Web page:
You’ll be disappointed – or possibly elated – to discover that Simon Stephens has ripped up Chekhov’s The Seagull and come up with a modern adaptation that de-clutters, reboots and redefines this masterpeice of 19th century theatre.
On the night I attended the Lyric Hammersmith there were coachloads of teenagers in who are, no doubt, studying the classic for their exams. Most probably expected a stuffy period melodrama that would bore the pants off them.
They must have been delighted to see an electric guitar on stage. Perhaps they, and I, missed it, but I don’t recall that in the original play.
This is a fresh, lively and buoyant production that is less about the meaning of art and more about idolatry, fan worship and obsession, themes that the younger generation can easily identify with.
Young Nina, determined to be an actress, becomes so overwhelmed at meeting her idol, the popularist writer, Boris Trigorin, that she flirts outrageously.
He, going through some sort of midlife crisis of confidence and age, is delighted to find a teenage fan and takes full advantage.
Nicholas Gleaves, as Trigorin, has one major, if overlong speech, when he bares his artistic soul to her. Christ, it is so awful being so talented a writer, such a burden, such a torment.
She laps it up, mesmerised by his celebrity and status. Who wouldn’t want to be famous?
Stephens has knocked the stuffing and formality out of the text but retained its warmth and colour. These are now real people, drinking too much vodka, worrying about paying the heating bills, trying to live vicariously through their art and torturing themselves when life intrudes.
Lesley Sharp is the big name in this production but, actually, it is a brilliantly conceived ensemble piece with cracking performances from everyone – including the taciturn, and uncredited, Jacob who fixes the fairy lights, carries the cases and generally wanders around the stage like a quirky odd job man looking for the exit.
That’s Chekhov’s strengths. His characters, principal and minor, are all fully fleshed out and here they are given space to eat their cornflakes, live to excess, and suffer the hangover the morning after.
The play takes place on the country estate of retired judge, Peter (Nicolas Tennant), whose sister is the famous actress, Irina (Sharp).
Her son, Konstantin (an intense Brian Vernel), all but abandoned by his ambitious mother, aspires to break the mould and become a symbolist, avant-garde, playwright.
He plans a preview of his new play for Irina when she arrives at Peter’s house for the summer with her lover, Trigorin.
Nina (beautifully played with wide-eyed innocence and charm by Adelayo Adedayo) is to be his leading lady and friends and neighbours make up the audience.
But Irina, unable to face the reality that her star is waning in a notoriously fickle industry, mocks the boy’s efforts. There can only be one star in the family and she is determined that it will be her.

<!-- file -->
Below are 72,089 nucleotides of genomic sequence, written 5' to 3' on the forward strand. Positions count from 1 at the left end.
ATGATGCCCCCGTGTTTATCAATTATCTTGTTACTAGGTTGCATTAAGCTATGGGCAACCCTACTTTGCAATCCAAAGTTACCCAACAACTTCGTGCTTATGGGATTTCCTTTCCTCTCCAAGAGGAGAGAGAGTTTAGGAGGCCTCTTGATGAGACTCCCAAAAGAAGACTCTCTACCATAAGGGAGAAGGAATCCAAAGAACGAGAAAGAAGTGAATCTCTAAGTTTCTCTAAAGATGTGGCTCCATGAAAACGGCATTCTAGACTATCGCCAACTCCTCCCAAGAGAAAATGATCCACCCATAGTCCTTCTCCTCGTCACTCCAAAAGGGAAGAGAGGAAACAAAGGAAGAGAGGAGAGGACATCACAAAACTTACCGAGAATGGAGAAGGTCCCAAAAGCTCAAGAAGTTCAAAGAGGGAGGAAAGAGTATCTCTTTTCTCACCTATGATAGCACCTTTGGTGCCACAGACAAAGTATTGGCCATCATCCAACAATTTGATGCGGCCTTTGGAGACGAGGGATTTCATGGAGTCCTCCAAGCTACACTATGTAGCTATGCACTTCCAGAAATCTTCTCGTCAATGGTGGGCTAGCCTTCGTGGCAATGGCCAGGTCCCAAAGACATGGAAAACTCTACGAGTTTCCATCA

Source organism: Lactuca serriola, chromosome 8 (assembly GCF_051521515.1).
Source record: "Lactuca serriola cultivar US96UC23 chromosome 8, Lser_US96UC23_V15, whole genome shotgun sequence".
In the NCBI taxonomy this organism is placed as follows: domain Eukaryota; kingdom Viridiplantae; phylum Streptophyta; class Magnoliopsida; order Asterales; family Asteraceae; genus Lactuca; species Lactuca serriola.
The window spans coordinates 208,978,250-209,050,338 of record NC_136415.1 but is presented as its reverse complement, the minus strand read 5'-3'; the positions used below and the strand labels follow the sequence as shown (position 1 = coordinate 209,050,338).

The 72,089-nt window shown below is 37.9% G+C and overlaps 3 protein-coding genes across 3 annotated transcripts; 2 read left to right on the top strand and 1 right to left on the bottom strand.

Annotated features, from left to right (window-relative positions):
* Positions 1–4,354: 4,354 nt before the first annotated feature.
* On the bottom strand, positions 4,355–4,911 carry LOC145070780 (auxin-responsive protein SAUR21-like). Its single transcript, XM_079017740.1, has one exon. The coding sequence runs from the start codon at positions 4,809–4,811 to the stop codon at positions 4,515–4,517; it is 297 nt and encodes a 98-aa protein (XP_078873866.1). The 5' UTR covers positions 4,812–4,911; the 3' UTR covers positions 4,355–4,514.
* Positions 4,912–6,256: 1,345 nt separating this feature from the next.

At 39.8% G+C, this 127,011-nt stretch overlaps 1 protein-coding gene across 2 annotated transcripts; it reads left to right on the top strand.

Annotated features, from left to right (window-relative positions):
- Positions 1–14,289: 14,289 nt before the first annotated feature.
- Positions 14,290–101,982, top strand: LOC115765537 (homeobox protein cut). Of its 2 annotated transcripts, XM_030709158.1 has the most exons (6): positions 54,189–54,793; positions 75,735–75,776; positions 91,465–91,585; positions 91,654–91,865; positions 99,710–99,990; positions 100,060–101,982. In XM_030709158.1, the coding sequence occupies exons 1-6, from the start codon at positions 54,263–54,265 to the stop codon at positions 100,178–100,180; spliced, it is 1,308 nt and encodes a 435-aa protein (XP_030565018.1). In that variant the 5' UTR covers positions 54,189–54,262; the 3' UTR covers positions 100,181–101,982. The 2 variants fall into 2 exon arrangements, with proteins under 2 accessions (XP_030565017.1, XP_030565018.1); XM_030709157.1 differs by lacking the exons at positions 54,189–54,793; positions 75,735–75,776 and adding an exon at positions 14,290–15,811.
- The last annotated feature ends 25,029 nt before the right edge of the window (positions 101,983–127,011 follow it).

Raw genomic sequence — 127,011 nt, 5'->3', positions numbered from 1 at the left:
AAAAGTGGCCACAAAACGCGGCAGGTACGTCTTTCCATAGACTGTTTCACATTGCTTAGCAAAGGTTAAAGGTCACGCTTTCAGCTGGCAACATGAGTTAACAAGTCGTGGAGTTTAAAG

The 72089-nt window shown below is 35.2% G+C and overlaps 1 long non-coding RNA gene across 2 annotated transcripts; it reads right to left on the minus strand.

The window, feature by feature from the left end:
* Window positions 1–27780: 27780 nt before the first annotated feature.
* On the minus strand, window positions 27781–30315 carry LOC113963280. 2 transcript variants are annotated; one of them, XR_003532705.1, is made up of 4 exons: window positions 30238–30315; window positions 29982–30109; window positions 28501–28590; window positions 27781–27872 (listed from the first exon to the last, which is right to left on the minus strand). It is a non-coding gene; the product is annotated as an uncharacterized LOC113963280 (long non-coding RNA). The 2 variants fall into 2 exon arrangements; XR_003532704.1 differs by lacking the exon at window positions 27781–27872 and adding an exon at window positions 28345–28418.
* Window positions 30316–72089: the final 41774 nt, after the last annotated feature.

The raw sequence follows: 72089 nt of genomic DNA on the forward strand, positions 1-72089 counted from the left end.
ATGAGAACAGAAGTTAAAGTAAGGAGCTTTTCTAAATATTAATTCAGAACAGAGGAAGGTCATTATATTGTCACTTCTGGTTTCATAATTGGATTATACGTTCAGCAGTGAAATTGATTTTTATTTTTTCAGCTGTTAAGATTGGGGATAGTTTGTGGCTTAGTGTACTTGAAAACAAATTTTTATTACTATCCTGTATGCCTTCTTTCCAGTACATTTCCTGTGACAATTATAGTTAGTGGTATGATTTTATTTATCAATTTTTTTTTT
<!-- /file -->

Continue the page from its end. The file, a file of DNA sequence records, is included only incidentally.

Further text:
I’m not sure who Sharp is channelling but her diva-actress is a real luvvie, a prentious monster that she plays stupendously well. Who can she be?
It is a deliciously fruity turn, with outsized mannerisms and overblown speeches that is occasionally poignant but mainly outrageously funny.
This is a very engaging production with more laughter and light than you would expect from Chekhov but exactly the sort of black humour that Stephens excels in.
This summer in the country (“The country is SO boring!” whines a bored Irina) drags on with personalities clashing, Konstantin becoming increasingly volatile, and relationships burgeoning.
The modern dress adaptation works briliantly with the exception of just one point. Much is made of various house-guests wanting to secure the estate’s horses to escape the countryside. Surely using motorised transport would not have detracted from the story?
I can imagine Irina and Trigorin sweeping up to the house in a vintage Mercedes cabriolet, her blonde hair tucked into a headscarf. Very her.
The language is super naturalistic. The play opens with teacher Simeon (Raphael Sowole) in a polite pissing contest with Marcia, the estate manager’s daughter who he loves, over who has the worst life.
He speaks in that peculiar way of turning each line of dialogue into a question and he is irritating the hell out of Marcia.
Later, Irina, jealous of her son but furious at his lack of drive, explodes at him. “You fucking tramp! You’re nothing!!”
Should I mention the sex act? Best not to. It’s not pretty or dignified but it does reflect the lack of love and genuine feeling in the relationship between the participants.
Love is in short supply here. Everyone is bored, frustrated, disapointed with life. It seems that one can’t be an artist of any persuasion without enduring suffering.
Only the fragile Nina, surely too vulnerable to work in a profession populated with Irinas, bares her soul and she is ruthlessly punished for her weakness. It’s heartbreaking.
The Seagull runs at the Lyric Hammersmith until November 4.
Refreshed and rebooted Simon Stephens' modern-dress adaptation of Chekhov's The Seagull is outrageously funny, heart breaking and engaging.